Investors can buy in increments as small as 3,000 shillings (about $30), which is lower than the previous minimum of 50,000 shilling required buy government bonds.
The bond will be offered on M-Pesa, as well as other mobile money networks, and investors can buy and sell the bonds on the Nairobi Securities Exchange via their phones. Both smart phones and basic features phones can be used.
Furthermore, the Treasury Cabinet Secretary, said the government is planning to launch a mobile-phone traded bond dubbed “M-Akiba Bond” which had been postponed in October 2015. The operators for the M-Akiba Bond platform will be:
- The Nairobi Securities Exchange (NSE)
- The Central Depository and Settlement Corporation (CDSC),
- The Central Bank of Kenya (CBK),
- A selected mobile service provider.
With the minimum investible amount set at 3,000 shillings and the maximum daily bid amount set at 140,000 shillings, a larger number of investors will be able to participate in investments in government securities, thus putting pressure on banks as investors will prefer government securities whose yields are currently higher than deposit rates offered by banks, and even higher than the cap-introduced deposit rate of 70.0 percent of the base rate, currently equal to 6.2 percent assuming the KBRR is the base or 7.4 percent assuming the CBR is the base. This will also be a cheaper way of the government to fund its budget and shall have access to a broader set of investors.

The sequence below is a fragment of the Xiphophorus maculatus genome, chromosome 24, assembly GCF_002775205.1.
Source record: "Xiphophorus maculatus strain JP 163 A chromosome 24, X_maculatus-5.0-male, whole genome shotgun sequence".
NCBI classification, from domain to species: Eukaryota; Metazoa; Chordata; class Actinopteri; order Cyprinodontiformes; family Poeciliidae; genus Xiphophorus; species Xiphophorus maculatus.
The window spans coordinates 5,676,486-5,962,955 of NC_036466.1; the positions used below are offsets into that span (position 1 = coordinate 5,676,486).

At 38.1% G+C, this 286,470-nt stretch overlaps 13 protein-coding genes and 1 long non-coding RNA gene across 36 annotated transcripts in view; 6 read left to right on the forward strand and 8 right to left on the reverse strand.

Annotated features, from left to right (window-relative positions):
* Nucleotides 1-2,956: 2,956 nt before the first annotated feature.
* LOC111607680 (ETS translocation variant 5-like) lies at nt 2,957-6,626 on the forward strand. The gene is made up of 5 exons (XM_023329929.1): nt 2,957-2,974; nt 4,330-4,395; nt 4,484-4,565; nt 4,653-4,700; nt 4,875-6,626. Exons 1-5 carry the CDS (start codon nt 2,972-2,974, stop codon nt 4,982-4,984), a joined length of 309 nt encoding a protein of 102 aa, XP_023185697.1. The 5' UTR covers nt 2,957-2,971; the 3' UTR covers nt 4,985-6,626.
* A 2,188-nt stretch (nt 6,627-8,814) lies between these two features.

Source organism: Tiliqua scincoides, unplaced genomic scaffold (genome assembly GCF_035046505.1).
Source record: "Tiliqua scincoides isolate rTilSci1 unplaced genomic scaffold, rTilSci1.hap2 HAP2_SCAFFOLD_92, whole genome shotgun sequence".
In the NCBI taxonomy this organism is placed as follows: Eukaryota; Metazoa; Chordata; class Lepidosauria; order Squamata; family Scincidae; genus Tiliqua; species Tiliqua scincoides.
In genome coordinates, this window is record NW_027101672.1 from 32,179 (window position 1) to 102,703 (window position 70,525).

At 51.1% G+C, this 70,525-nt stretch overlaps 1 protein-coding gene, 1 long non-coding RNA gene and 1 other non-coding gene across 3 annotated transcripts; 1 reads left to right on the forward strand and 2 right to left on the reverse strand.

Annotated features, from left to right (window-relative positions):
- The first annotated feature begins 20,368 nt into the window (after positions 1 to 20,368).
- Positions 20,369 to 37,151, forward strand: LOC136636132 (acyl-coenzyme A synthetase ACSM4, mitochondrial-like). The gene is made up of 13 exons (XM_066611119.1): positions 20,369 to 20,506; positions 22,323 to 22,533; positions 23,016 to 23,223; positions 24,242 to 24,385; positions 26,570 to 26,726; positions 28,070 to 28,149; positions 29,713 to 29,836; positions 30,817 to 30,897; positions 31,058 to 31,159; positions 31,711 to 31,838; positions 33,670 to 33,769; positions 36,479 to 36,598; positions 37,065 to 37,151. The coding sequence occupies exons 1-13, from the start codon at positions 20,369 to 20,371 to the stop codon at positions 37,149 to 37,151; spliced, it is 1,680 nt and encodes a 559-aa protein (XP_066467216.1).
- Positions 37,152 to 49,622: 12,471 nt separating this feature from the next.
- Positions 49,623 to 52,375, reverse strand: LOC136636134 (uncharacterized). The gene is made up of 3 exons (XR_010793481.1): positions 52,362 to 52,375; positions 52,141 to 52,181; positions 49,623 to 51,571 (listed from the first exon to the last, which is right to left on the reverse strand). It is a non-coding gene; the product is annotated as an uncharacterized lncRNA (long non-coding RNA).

The M-Akiba Bond platform presents an unprecedented form of competition for retail and SME-focused banks that they will have to counter before the launch or face a decline in their customer deposits as more people prefer to place their money with the government.
With a minimum subscription amount of 3,000 shillings, the offering is targeted at retail investors, however the government has not put in place plans aimed at educating the public on the offering, and the lower end of the market is largely made up of net borrowers seeking capital, so it remains to be seen if the attractive government rates will spur savings.
The Kenya Shilling was stable against the dollar at 101.3 shillings, on account of foreign inflows from the horticulture industry that were matched by dollar demand from retail importers and international market traders. On a year to date basis, the shilling has appreciated by 1.0% against the dollar.
Despite the expected pressure due to both local and international uncertainties, shilling is expected to remain stable since Central Bank can utilize the foreign exchange reserves, which currently stands at 5.2 months of import cover, to support the currency in case of adverse forex market movement.